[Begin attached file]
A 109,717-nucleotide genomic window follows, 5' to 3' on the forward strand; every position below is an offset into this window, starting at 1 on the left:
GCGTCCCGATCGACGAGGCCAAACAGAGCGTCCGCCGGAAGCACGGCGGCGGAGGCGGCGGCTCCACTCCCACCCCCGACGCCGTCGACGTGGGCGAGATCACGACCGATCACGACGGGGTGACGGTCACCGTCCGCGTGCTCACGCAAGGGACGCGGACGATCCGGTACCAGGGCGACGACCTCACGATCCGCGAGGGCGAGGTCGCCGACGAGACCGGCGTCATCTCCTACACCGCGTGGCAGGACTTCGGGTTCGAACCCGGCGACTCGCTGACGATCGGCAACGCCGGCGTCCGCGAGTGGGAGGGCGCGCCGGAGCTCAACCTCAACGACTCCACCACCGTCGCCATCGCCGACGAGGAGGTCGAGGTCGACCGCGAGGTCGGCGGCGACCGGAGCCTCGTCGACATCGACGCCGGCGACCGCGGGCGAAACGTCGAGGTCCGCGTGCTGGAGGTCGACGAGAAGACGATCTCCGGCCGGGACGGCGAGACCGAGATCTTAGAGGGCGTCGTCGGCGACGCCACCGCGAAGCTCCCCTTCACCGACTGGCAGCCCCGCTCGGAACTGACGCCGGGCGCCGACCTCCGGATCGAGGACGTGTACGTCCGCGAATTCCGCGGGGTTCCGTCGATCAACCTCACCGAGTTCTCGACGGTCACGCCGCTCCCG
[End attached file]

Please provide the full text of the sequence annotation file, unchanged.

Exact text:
A 109,717-nucleotide genomic window follows, 5' to 3' on the forward strand; every position below is an offset into this window, starting at 1 on the left:
GCGTCCCGATCGACGAGGCCAAACAGAGCGTCCGCCGGAAGCACGGCGGCGGAGGCGGCGGCTCCACTCCCACCCCCGACGCCGTCGACGTGGGCGAGATCACGACCGATCACGACGGGGTGACGGTCACCGTCCGCGTGCTCACGCAAGGGACGCGGACGATCCGGTACCAGGGCGACGACCTCACGATCCGCGAGGGCGAGGTCGCCGACGAGACCGGCGTCATCTCCTACACCGCGTGGCAGGACTTCGGGTTCGAACCCGGCGACTCGCTGACGATCGGCAACGCCGGCGTCCGCGAGTGGGAGGGCGCGCCGGAGCTCAACCTCAACGACTCCACCACCGTCGCCATCGCCGACGAGGAGGTCGAGGTCGACCGCGAGGTCGGCGGCGACCGGAGCCTCGTCGACATCGACGCCGGCGACCGCGGGCGAAACGTCGAGGTCCGCGTGCTGGAGGTCGACGAGAAGACGATCTCCGGCCGGGACGGCGAGACCGAGATCTTAGAGGGCGTCGTCGGCGACGCCACCGCGAAGCTCCCCTTCACCGACTGGCAGCCCCGCTCGGAACTGACGCCGGGCGCCGACCTCCGGATCGAGGACGTGTACGTCCGCGAATTCCGCGGGGTTCCGTCGATCAACCTCACCGAGTTCTCGACGGTCACGCCGCTCCCG